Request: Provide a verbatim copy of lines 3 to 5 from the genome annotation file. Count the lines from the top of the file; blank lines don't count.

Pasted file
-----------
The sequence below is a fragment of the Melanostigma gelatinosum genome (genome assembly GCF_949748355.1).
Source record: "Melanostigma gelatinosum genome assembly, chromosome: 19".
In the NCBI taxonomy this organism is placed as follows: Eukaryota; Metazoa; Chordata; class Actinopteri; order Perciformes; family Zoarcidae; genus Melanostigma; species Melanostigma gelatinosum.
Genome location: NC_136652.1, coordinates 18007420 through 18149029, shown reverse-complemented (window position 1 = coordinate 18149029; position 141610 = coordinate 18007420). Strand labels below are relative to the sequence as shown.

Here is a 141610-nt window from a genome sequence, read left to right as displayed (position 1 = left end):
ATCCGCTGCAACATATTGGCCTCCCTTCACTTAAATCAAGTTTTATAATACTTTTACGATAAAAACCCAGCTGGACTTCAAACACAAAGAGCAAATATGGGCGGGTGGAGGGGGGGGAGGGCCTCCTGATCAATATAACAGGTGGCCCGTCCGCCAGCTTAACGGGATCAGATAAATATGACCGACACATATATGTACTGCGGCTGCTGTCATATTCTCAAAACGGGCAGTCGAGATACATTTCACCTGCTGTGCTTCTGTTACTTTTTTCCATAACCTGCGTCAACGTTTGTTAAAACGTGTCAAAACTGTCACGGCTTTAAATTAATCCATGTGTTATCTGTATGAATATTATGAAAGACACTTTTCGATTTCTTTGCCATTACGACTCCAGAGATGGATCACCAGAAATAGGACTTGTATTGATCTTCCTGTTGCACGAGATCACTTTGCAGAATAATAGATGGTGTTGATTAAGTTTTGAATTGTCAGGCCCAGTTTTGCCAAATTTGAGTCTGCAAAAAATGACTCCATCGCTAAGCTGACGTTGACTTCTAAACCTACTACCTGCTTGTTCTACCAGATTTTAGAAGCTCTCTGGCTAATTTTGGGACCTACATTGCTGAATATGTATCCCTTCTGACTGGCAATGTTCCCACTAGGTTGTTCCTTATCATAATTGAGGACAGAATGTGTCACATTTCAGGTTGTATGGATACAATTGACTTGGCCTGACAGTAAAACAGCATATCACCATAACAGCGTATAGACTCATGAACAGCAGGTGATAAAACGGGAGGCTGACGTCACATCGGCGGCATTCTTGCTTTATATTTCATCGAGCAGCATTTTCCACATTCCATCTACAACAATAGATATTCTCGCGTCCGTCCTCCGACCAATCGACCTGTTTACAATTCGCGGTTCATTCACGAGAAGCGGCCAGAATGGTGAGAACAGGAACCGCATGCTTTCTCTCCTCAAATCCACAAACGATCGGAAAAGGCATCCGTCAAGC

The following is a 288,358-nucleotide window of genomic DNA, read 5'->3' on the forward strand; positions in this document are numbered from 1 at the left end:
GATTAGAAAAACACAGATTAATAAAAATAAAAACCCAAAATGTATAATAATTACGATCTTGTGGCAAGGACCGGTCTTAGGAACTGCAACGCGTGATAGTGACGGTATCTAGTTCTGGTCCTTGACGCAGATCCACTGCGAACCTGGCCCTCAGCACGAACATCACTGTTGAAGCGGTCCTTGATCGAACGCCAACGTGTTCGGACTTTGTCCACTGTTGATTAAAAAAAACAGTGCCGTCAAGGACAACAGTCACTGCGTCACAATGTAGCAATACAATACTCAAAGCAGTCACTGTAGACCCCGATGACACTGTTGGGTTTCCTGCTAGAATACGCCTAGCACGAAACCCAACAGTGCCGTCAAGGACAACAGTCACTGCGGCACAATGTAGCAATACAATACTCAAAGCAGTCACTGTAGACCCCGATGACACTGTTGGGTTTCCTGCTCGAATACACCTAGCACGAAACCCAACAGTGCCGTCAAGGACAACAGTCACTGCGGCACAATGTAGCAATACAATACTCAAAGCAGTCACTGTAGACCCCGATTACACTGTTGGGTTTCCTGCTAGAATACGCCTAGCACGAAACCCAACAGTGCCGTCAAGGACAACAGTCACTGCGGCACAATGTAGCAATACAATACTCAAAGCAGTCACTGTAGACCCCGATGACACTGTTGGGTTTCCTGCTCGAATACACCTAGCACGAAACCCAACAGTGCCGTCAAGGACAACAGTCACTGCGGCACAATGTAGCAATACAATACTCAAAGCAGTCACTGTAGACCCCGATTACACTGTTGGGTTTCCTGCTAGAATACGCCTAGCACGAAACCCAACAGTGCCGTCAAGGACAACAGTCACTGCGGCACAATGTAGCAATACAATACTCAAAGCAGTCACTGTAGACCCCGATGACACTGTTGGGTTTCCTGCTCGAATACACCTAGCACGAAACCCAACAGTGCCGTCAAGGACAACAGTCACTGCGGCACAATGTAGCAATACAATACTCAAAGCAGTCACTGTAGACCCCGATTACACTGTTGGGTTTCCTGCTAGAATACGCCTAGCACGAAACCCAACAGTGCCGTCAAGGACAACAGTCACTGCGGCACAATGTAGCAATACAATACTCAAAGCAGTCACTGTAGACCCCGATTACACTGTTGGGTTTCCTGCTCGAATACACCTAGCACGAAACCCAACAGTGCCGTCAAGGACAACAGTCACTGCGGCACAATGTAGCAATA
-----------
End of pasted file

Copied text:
In the NCBI taxonomy this organism is placed as follows: Eukaryota; Metazoa; Chordata; class Actinopteri; order Perciformes; family Zoarcidae; genus Melanostigma; species Melanostigma gelatinosum.
Genome location: NC_136652.1, coordinates 18007420 through 18149029, shown reverse-complemented (window position 1 = coordinate 18149029; position 141610 = coordinate 18007420). Strand labels below are relative to the sequence as shown.

Here is a 141610-nt window from a genome sequence, read left to right as displayed (position 1 = left end):